Formation of giant planets around stars with various masses
Max Planck Institute for Astronomy, Königstuhl 17, 69117 Heidelberg, Germany e-mail: email@example.com
2 Nicolaus Copernicus Astronomical Center, Bartycka 18, Warsaw 00-716, Poland
Accepted: 7 March 2006
We examine the predictions of the core accretion – gas capture model concerning the efficiency of planet formation around stars with various masses. First, we follow the evolution of gas and solids from the moment when all solids are in the form of small grains to the stage when most of them are in the form of planetesimals. We show that the surface density of the planetesimal swarm tends to be higher around less massive stars. Then, we derive the minimum surface density of the planetesimal swarm required for the formation of a giant planet both in a numerical and in an approximate analytical approach. We combine these results by calculating a set of representative disk models characterized by different masses, sizes, and metallicities, and by estimating their capability of forming giant planets. Our results show that the set of protoplanetary disks capable of giant planet formation is larger for less massive stars. Provided that the distribution of initial disk parameters does not depend too strongly on the mass of the central star, we predict that the percentage of stars with giant planets should increase with decreasing stellar mass. Furthermore, we identify the radial redistribution of solids during the formation of planetesimal swarms as the key element in explaining these effects.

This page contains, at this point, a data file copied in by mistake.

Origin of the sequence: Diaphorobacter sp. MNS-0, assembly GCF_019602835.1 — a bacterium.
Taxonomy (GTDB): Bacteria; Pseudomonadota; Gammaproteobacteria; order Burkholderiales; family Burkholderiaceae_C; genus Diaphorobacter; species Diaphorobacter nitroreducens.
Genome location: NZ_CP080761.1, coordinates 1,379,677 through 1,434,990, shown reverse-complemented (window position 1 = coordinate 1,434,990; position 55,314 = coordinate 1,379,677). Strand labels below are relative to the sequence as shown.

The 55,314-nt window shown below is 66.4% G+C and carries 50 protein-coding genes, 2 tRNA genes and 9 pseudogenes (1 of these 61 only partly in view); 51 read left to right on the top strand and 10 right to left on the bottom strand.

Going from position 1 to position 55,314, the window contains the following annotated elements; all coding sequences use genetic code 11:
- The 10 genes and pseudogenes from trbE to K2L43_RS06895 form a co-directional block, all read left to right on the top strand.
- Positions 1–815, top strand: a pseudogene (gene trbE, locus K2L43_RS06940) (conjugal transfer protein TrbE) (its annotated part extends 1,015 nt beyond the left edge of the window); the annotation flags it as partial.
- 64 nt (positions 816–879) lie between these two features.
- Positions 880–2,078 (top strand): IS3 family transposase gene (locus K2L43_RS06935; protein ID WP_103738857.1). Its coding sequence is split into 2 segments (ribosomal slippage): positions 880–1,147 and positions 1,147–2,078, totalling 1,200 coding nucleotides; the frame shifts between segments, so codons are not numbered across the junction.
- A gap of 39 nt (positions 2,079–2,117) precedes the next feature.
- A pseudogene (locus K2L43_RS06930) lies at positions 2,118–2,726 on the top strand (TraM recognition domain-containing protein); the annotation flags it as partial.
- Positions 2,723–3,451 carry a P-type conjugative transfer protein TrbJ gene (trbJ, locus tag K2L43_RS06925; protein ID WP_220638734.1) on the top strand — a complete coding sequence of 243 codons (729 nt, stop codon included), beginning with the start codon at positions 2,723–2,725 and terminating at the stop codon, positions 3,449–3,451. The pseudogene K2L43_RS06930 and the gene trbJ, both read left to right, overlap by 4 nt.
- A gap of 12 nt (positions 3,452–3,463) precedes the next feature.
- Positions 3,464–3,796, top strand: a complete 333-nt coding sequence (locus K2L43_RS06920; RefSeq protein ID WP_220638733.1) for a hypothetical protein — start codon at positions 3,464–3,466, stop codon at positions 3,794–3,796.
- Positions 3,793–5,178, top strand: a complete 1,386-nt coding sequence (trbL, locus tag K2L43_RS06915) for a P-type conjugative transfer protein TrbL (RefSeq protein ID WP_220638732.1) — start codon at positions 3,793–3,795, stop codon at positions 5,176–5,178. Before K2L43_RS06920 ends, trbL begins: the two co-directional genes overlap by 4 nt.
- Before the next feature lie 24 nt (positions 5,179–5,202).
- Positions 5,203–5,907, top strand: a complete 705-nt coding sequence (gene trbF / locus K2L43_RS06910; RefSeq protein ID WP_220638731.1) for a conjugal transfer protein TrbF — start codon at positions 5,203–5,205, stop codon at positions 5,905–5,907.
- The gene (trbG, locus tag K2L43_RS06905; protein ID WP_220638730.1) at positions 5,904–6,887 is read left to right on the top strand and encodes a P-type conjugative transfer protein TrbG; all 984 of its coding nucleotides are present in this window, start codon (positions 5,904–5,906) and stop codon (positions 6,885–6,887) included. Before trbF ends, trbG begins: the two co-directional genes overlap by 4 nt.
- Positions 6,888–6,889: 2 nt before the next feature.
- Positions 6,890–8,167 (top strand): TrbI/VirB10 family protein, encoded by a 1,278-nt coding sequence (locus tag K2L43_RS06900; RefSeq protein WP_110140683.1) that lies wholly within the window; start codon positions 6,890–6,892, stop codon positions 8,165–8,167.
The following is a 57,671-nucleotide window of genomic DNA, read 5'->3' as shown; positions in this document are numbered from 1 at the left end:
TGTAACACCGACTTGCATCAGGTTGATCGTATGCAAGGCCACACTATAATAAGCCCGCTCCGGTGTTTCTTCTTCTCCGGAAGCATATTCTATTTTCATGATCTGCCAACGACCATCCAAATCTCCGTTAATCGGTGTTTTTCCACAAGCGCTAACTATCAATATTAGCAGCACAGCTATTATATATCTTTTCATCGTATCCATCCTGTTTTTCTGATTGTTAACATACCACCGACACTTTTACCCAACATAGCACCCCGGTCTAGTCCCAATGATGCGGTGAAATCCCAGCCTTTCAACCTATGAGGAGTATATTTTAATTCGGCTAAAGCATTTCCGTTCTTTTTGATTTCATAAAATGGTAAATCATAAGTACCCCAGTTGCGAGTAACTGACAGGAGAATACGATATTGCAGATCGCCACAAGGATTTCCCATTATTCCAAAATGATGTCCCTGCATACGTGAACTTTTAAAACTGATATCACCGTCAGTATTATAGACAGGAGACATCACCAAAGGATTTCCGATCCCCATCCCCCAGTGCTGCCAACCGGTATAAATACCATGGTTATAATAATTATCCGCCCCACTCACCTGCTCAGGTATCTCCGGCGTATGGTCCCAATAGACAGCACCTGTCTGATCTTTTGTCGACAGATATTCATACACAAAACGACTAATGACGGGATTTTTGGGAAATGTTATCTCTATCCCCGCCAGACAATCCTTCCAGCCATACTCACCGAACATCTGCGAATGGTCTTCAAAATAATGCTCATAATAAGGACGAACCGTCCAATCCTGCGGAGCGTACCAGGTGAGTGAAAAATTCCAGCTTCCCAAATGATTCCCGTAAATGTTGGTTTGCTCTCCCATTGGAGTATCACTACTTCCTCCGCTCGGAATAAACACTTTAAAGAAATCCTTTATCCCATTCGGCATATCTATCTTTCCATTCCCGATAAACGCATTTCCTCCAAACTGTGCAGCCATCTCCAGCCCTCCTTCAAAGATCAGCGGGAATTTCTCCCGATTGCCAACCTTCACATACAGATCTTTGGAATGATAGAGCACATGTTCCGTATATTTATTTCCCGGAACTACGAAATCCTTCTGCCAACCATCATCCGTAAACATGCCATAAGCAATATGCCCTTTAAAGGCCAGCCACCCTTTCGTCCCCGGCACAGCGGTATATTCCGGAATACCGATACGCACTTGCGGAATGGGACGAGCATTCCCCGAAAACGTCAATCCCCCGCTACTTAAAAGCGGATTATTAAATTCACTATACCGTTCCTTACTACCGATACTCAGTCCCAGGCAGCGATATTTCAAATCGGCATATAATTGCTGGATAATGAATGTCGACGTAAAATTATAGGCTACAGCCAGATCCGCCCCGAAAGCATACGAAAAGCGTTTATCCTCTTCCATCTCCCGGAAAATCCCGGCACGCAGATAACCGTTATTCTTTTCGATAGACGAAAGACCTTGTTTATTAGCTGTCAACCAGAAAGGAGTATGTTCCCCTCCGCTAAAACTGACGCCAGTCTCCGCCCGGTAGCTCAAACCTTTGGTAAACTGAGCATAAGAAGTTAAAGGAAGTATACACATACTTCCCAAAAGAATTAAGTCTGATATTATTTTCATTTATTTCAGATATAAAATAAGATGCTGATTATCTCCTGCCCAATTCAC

Key words: accretion, accretion disks / planetary systems: protoplanetary disks / planetary systems: formation
© ESO, 2006